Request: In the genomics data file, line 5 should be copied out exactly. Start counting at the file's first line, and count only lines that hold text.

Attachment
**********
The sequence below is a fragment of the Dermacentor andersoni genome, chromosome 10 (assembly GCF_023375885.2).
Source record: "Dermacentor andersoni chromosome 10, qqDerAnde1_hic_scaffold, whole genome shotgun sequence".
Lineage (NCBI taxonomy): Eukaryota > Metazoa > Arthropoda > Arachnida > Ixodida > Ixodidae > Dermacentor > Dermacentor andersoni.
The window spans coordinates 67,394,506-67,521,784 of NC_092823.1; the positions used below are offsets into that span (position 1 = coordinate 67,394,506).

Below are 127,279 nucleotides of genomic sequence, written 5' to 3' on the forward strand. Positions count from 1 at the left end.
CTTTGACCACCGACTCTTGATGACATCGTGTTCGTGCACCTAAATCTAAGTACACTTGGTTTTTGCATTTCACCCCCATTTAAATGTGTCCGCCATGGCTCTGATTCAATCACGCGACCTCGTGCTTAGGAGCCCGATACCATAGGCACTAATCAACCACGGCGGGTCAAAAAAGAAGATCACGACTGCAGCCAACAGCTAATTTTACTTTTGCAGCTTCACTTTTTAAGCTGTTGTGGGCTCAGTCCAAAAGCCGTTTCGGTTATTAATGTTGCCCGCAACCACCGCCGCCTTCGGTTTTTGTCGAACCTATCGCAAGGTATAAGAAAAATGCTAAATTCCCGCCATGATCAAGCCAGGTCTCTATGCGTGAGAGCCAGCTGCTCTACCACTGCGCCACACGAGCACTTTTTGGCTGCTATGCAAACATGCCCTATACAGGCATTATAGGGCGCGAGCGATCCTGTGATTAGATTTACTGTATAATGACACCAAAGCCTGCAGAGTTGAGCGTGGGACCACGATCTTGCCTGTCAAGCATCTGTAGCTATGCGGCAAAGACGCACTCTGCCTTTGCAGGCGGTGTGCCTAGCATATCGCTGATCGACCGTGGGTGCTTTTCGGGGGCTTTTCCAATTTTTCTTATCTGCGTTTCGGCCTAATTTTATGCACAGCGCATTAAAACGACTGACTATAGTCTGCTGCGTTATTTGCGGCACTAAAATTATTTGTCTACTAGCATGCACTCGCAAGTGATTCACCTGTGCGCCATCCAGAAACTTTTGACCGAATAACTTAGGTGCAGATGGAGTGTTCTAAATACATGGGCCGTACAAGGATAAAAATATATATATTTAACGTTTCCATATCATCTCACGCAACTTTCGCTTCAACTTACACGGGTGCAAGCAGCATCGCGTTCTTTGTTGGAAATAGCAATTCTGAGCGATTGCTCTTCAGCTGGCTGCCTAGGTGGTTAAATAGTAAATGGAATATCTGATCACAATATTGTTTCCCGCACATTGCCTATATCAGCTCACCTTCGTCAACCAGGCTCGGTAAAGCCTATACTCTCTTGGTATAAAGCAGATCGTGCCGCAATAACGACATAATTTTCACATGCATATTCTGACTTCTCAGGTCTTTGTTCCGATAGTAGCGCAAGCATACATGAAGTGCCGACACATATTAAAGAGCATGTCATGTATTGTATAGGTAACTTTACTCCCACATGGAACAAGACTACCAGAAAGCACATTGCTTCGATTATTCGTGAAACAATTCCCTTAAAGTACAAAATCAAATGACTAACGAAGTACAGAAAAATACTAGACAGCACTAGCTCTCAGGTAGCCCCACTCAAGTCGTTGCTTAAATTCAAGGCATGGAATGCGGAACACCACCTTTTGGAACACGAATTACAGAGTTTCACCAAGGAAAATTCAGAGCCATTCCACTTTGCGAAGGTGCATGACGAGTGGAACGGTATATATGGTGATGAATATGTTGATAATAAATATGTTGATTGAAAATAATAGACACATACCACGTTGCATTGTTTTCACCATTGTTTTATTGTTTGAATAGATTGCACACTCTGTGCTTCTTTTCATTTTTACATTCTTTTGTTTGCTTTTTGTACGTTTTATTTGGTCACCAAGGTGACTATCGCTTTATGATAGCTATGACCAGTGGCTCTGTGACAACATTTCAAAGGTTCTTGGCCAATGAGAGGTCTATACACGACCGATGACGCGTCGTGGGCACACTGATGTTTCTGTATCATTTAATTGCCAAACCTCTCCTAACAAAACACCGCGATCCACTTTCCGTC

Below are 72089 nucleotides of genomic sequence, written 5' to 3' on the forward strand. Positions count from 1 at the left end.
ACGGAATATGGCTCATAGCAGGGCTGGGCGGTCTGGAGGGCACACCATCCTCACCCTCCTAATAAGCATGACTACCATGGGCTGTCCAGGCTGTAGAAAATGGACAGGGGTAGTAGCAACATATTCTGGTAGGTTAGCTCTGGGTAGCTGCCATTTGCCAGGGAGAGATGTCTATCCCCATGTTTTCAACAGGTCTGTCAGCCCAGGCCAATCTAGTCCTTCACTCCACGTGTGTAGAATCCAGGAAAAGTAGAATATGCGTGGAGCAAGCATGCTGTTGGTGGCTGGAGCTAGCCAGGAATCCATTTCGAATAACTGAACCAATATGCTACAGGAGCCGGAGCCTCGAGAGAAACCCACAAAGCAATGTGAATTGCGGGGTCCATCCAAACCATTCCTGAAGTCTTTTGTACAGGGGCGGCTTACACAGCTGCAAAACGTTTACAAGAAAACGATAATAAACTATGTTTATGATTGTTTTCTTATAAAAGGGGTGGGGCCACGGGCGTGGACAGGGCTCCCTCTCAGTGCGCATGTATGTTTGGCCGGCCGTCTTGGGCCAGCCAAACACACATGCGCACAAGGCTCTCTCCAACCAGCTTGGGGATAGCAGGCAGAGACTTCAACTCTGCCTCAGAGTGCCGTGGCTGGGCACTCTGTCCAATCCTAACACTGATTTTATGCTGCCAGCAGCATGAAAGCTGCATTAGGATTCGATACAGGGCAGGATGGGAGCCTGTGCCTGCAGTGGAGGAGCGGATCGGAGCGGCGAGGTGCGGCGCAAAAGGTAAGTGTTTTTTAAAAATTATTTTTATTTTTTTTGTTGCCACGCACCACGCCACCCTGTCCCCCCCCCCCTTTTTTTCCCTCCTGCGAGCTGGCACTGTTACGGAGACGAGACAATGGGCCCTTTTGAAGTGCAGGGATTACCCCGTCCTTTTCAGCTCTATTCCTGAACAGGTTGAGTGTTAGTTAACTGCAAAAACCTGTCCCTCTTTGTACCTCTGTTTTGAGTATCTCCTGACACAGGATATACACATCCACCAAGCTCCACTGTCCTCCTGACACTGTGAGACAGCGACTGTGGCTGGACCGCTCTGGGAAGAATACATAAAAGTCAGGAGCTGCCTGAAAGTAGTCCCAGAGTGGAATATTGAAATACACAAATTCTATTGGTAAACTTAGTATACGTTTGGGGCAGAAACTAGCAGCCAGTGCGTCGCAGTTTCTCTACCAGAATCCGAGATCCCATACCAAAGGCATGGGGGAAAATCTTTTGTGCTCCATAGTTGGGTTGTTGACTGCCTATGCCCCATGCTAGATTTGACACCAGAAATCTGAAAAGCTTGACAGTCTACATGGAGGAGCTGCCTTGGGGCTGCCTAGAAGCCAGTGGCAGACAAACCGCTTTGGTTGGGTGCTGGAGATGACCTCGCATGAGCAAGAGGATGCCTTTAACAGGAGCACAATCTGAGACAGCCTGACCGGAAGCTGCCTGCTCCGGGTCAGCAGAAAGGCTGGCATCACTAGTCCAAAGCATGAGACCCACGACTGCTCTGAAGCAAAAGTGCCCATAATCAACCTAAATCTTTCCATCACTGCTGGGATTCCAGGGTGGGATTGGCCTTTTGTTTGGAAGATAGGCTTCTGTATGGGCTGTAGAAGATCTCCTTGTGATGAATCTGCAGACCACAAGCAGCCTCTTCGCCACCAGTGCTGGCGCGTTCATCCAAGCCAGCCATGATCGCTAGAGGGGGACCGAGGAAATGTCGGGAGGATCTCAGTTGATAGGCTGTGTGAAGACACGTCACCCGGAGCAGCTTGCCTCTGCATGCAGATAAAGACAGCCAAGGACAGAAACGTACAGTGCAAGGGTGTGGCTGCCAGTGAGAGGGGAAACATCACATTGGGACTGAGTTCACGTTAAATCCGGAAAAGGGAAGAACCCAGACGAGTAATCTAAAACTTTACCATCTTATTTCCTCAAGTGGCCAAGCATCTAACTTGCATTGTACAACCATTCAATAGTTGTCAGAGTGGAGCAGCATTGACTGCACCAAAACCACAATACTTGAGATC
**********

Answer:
Below are 127,279 nucleotides of genomic sequence, written 5' to 3' on the forward strand. Positions count from 1 at the left end.